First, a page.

The most important event of the 1779-1783 war of the year for the metropolis was the Great Siege of Gibraltar, which turned into an impressive action involving great forces, stretching over all four years and becoming a clear illustration of all the strengths and weaknesses of Spain at that time. Langara received under his command a squadron consisting of 9 battleships and 2 frigates, which was supposed to provide a distant blockade of the British stronghold. Appointed on December 11 1779 of the year, just a month later, on January 14 of 1780 of the year, he had to fight the British in a very disadvantageous situation. Just at that time, a large supply convoy led by Admiral George Rodney was going to Gibraltar. 18 battleships and 6 frigates were guarded, but their numerical advantage was not their trump card. Langara, seeing superior enemy forces, immediately turned his ships towards the base, but the British gradually began to catch up with them. The reason for this was that most of Rodney’s ships had an innovation in the technology of that time — copper lining of the bottom, due to which fouling was minimized, while the Spanish ships did not have such lining, the bottom was not cleaned for a long time, as a result of which lost in speed.
On a clear moonlit night, a battle broke out in which the twice-superior British forces piled on the Spanish squadron. It was almost the only night battle for the entire XVIII century, which ended in the complete defeat of the Langara squadron. Both frigates and two battleships of the Spaniards fled; one ship, Santo Domingo, exploded. The remaining six battleships were captured by the British, but two (“San Eugenio” and “San Julian”) somehow “disappeared” from history - the Spaniards insist that after the battle, when the British had already towed trophies to themselves, severely beaten and lagging behind the general order, the ships were blown away by the wind and current to the coastal cliffs, and the British on board were forced to free the Spanish crews in order to save their lives, as a result of which the parties quickly changed places, and the ships returned to the beginning of the Spanish crown. Among the four trophies that Admiral Rodney nevertheless brought to his base, there was also the badly beaten flagship Real Phoenix (launched in the 1749 year, Royal Navy was commissioned as Gibraltar, and served until the 1836 year). The foreman Langara fought bravely, but received three severe wounds, his ship suffered heavy losses, lost all its masts and was forced to surrender. The British were very respectful of the captured brigadier and soon even released back to Spain. This defeat had no effect on Langara’s career - the battle conditions were too unequal, and the fact that the British sheathed the bottom of their ships with copper was known even from the time of the spying history of Jorge Juan, but no reaction from the highest ranks of Armada to this was followed. Moreover - he was kindly courted at the court, promoted to the rank of vice admiral.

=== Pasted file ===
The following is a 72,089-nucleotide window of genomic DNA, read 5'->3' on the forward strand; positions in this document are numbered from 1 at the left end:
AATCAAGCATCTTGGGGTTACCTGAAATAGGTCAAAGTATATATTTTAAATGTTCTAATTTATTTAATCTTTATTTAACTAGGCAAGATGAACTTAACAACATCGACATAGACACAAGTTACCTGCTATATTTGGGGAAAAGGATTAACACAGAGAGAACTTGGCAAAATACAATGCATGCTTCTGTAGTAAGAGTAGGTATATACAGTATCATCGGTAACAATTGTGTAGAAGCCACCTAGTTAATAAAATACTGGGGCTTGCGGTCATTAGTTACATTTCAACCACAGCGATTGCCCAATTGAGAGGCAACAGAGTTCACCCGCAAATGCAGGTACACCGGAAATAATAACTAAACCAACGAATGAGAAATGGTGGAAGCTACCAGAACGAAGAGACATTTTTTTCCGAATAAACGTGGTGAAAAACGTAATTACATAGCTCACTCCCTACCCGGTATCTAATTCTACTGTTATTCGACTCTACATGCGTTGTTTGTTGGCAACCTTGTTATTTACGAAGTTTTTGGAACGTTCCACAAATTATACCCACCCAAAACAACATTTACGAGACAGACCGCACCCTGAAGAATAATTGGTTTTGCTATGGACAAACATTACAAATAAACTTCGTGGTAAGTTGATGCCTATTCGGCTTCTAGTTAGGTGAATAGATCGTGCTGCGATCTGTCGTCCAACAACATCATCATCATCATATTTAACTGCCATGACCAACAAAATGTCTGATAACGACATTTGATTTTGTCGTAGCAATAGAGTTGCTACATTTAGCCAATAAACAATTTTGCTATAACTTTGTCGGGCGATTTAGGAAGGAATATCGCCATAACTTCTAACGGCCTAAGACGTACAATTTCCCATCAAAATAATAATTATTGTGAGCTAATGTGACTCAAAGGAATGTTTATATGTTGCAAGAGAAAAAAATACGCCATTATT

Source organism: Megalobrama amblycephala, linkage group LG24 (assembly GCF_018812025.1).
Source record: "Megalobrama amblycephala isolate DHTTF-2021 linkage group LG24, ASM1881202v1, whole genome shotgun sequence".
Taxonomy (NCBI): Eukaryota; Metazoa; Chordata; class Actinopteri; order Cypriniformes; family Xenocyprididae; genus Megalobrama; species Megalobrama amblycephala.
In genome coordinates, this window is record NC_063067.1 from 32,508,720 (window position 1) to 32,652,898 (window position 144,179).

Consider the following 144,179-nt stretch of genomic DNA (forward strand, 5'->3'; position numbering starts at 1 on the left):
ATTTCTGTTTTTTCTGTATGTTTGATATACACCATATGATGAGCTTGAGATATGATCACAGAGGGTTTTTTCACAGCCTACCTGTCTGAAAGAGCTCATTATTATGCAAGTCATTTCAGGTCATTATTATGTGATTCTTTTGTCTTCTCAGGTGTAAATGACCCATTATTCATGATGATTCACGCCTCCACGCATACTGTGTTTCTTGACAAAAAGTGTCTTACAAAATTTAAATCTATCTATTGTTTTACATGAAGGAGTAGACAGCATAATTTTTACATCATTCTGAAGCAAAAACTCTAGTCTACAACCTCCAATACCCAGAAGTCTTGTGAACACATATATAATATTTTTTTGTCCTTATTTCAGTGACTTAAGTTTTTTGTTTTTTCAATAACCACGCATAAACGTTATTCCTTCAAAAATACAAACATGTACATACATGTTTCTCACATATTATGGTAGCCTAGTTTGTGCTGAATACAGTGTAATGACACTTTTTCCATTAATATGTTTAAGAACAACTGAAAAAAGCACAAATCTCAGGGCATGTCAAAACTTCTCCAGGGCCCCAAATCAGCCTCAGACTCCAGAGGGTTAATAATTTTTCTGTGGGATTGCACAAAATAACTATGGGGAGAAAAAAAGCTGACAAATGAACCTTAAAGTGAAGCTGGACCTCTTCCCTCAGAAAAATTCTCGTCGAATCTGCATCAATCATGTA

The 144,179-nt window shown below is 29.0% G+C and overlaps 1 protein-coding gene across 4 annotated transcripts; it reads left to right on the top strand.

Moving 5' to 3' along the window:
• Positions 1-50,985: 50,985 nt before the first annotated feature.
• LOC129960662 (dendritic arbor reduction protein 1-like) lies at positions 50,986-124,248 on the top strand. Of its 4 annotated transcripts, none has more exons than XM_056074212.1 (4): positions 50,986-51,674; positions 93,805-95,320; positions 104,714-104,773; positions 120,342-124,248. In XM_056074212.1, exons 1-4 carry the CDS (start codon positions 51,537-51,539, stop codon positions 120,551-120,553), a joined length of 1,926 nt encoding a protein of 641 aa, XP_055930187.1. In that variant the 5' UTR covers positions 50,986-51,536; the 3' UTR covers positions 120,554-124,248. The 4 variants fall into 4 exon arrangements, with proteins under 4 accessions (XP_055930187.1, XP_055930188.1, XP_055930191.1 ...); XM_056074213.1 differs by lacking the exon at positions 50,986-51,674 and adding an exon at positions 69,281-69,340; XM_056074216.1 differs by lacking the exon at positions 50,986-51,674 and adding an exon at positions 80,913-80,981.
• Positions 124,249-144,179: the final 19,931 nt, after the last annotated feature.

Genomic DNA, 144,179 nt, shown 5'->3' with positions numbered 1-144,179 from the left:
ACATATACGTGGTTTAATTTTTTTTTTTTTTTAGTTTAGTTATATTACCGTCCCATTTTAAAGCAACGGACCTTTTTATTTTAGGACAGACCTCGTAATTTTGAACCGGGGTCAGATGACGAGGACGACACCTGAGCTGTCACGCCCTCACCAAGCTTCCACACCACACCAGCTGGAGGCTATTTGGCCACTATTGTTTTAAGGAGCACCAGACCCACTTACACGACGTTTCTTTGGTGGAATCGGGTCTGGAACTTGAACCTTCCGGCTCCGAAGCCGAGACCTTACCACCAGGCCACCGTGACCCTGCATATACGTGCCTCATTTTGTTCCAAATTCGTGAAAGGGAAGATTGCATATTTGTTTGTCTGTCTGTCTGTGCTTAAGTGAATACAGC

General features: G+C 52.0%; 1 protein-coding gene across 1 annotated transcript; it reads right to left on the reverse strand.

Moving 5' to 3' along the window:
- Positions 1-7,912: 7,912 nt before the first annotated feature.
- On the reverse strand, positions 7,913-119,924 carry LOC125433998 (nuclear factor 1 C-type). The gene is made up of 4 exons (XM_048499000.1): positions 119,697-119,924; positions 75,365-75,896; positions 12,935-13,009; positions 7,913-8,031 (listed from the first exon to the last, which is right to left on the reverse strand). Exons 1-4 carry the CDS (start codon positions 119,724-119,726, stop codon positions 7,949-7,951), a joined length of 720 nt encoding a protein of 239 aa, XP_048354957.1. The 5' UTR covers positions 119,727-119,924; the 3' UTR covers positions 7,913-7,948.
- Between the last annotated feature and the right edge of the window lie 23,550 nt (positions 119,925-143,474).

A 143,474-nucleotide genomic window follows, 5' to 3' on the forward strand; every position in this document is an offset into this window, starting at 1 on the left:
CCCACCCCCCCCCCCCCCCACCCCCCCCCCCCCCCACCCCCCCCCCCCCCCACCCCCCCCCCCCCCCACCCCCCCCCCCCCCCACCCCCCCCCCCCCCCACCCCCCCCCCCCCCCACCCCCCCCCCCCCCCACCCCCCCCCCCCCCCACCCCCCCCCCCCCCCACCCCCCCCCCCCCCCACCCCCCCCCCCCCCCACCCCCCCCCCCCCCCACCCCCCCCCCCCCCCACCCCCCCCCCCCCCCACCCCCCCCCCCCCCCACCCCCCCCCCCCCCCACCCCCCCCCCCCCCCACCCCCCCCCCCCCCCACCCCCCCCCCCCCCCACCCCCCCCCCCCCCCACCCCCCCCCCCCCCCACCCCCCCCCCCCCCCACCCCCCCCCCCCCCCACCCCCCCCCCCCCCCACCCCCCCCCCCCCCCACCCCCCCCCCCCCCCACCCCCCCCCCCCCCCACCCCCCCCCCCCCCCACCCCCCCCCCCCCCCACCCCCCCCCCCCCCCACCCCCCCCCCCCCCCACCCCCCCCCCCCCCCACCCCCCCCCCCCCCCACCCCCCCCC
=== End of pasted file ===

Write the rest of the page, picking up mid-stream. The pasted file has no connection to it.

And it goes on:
Already in 1783, Langara was appointed to command the detachment, which, as part of the allied Franco-Spanish squadron, was to carry out an invasion of Jamaica, but the end of the war led to the cancellation of the expedition. The next ten years he spent in routine, dealing with the organization of the fleet, cartography and much more. In the 1793 year, when the war with the Revolutionary France began, he turned out to be one of those who were popular both in the court and in the navy, as a result of which Juan de Langara became the commander of the Spanish squadron of 18 pennants, which begins to operate together with the Allied British in the Mediterranean. Here, Langar, who raised the flag on the 112 cannon of Reina Louise, had to act not only as a naval commander, but also as a diplomat, and even as a politician. Together with his younger flagship, Federico Gravina, he took part in the defense of the royalist Toulon from the Republican army. When it became clear that the matter was rubbish and the city would soon fall, the British Admiral Hood rushed to rob the city (according to the Spaniards) and burn the French ships that were in port in order to eliminate the danger from the republic to the sea in the future. Langara, on the other hand, defended the French fleet, for he understood that the war with France was a temporary phenomenon, and the preservation of the French fleet was in the interests of Spain. Because he, acting through diplomacy and threats, reduced damage to a minimum - only 9 ships were burned by the British, and 12 left Toulon with the allies, and in fact passed under their command. 25 more ships remained in Toulon, and were as a result captured by the Republicans.